54
    5455
    5556\subsection{Performance Results}
    5657
    57 We implemented two versions of Parabix2 using AVX technology.  The first
    58 was simply the recompilation of the existing Parabix2 source code
    59 written to take advantage of the 3-operand form of AVX instructions while retaining
    60 a uniform 128-bit SIMD processing width.  The second involved rewriting the
    61 core library functions of Parabix2 to leverage the 256-bit AVX operations wherever
    62 possible and to simulate the remaining operations using pairs of 128-bit
    63 operations.   
    64 
    65 Figure \ref{insmix} shows the reduction in instruction
    66 counts achieved in these two versions.   For each workload, the
    67 base instruction count of the Parabix2 binary compiled in SSE-only
    68 mode is shown with the caption ``sse,'' the version obtained by
    69 simple recompilation with AVX-mode enabled is labeled ``128-bit avx,''
    70 and the version reimplemented to use 256-bit operations wherever
    71 possible is labelled ``256-bit avx.''    The instruction counts
    72 are divided into three classes.  The ``non-SIMD'' operations
    73 are the general purpose instructions that use neither SSE nor
    74 AVX technology.   The ``bitwise SIMD'' class comprises
    75 the bitwise logic operations, that are available in both 128-bit
    76 form and 256-bit form.  The ``other SIMD'' class comprises
    77 all other SIMD operations, primarily comprising the integer SIMD
    78 operations that are available only at 128-bit widths even with
    79 256-bit AVX technology.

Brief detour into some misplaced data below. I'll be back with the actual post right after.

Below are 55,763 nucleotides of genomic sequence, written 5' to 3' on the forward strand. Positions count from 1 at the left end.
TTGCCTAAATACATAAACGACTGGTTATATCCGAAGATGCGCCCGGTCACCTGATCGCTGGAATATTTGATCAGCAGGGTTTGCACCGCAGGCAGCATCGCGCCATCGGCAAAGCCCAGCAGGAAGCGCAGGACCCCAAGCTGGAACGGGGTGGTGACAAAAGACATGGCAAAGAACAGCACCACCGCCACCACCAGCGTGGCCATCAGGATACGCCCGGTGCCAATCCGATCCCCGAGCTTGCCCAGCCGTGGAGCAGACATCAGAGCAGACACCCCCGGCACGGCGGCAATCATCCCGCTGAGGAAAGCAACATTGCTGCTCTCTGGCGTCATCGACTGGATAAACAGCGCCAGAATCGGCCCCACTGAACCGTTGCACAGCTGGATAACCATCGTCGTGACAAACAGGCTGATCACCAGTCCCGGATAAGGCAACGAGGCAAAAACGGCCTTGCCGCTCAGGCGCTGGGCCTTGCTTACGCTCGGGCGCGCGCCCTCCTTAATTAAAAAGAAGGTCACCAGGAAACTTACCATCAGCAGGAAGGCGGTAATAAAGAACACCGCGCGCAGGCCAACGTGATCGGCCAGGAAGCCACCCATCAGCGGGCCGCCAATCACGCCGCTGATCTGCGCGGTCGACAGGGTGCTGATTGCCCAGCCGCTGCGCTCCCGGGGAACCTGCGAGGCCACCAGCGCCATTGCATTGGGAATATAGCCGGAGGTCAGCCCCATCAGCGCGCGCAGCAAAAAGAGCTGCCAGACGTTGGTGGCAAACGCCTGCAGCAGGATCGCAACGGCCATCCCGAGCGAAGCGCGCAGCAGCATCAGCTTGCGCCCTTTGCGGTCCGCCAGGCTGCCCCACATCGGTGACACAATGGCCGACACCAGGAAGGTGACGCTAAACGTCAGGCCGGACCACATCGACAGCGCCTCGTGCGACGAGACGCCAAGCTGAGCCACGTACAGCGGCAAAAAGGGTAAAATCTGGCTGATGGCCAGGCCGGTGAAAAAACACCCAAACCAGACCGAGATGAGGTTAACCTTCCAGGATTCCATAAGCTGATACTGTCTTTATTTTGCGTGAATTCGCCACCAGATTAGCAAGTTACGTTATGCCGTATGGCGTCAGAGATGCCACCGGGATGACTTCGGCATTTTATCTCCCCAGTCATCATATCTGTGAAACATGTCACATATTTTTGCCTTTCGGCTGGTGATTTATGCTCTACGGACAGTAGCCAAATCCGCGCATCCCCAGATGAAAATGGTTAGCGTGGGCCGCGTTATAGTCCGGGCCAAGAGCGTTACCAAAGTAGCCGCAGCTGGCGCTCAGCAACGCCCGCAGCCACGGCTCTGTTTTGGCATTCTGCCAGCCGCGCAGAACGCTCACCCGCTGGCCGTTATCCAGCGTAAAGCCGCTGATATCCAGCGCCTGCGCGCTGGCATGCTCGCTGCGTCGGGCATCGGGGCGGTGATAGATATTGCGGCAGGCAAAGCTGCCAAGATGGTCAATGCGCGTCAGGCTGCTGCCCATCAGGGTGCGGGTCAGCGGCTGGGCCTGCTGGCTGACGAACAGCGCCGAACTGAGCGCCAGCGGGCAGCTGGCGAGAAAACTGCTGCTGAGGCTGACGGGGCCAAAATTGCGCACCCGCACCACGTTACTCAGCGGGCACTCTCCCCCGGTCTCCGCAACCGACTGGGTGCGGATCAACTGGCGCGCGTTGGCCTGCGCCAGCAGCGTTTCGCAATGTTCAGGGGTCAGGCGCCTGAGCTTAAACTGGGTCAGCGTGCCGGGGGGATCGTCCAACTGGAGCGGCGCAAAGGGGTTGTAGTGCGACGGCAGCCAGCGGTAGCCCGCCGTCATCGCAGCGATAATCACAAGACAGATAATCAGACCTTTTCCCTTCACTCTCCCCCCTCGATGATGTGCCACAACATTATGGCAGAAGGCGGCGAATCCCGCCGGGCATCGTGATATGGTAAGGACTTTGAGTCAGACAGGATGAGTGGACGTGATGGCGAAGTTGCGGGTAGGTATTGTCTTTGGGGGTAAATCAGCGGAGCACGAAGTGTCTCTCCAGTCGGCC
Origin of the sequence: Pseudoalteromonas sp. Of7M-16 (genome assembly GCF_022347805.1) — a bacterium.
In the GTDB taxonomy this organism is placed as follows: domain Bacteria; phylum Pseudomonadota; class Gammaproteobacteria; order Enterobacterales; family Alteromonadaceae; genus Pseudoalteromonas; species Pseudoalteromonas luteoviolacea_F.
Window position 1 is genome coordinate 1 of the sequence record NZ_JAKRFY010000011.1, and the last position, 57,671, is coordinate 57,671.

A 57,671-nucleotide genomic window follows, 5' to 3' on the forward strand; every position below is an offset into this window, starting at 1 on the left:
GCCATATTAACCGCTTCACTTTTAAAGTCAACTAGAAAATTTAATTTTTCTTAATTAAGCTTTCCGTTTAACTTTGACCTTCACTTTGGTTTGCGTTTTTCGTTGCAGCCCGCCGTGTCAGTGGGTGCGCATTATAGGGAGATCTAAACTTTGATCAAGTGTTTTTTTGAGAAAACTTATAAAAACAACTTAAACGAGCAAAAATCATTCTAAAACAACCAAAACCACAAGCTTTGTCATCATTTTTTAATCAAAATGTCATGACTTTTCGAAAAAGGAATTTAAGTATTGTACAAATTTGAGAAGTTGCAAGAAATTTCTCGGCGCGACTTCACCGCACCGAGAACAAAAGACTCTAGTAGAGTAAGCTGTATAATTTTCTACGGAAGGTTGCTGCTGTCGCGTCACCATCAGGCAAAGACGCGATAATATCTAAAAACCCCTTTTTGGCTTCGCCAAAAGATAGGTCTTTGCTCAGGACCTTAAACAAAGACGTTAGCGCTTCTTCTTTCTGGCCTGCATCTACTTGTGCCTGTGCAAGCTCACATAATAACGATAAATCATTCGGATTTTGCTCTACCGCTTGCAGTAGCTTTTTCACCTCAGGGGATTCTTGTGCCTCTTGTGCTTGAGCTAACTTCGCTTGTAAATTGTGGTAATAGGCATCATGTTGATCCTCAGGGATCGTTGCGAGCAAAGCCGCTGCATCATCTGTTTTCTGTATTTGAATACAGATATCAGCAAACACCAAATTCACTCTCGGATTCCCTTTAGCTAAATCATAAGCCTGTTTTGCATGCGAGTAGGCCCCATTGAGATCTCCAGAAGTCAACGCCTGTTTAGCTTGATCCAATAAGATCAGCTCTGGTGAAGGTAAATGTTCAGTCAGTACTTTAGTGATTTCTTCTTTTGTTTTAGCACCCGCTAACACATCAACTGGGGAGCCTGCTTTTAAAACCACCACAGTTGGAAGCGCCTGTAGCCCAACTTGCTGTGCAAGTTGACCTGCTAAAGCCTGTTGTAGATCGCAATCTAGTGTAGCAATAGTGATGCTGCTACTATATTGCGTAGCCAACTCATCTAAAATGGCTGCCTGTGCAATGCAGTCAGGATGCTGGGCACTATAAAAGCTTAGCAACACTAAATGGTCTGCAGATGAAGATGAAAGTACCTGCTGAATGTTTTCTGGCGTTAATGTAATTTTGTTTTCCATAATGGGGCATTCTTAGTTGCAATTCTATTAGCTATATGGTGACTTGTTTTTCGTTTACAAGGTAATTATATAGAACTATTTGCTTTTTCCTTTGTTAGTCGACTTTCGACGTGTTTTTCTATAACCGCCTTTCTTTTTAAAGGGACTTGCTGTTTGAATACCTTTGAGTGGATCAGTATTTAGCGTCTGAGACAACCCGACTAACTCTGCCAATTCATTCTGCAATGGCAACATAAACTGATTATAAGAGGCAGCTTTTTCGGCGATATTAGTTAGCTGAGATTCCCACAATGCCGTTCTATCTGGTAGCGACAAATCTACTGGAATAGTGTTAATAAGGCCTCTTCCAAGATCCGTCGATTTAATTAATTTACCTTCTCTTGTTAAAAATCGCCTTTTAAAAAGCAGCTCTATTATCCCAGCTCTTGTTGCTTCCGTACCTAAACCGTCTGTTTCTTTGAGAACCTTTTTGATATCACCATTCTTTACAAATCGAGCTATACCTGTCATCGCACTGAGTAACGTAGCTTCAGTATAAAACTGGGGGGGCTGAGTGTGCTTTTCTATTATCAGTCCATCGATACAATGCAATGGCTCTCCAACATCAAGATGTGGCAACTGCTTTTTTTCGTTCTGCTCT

58We implemented two versions of Parabix using AVX technology.  The
     59first was simply the recompilation of the existing Parabix source code
     60written to take advantage of the 3-operand form of AVX instructions
     61while retaining a uniform 128-bit SIMD processing width.  The second
     62involved rewriting the internal library functions of Parabix to
     63leverage the 256-bit AVX operations wherever possible and to simulate
     64the remaining operations using pairs of 128-bit operations.Figure
     65\ref{insmix} shows the reduction in instruction counts achieved in
     66these two versions.  For each workload, the base instruction count of
     67the Parabix binary compiled in SSE-only mode is indicated by ``sse,''
     68the version which only takes advantage of the AVX 3-operand mode is
     69labeled ``128-bit avx,'' and the version reimplemented to use 256-bit
     70operations wherever possible is labelled ``256-bit avx.''  The
     71instruction counts are divided into three classes: ``non-SIMD''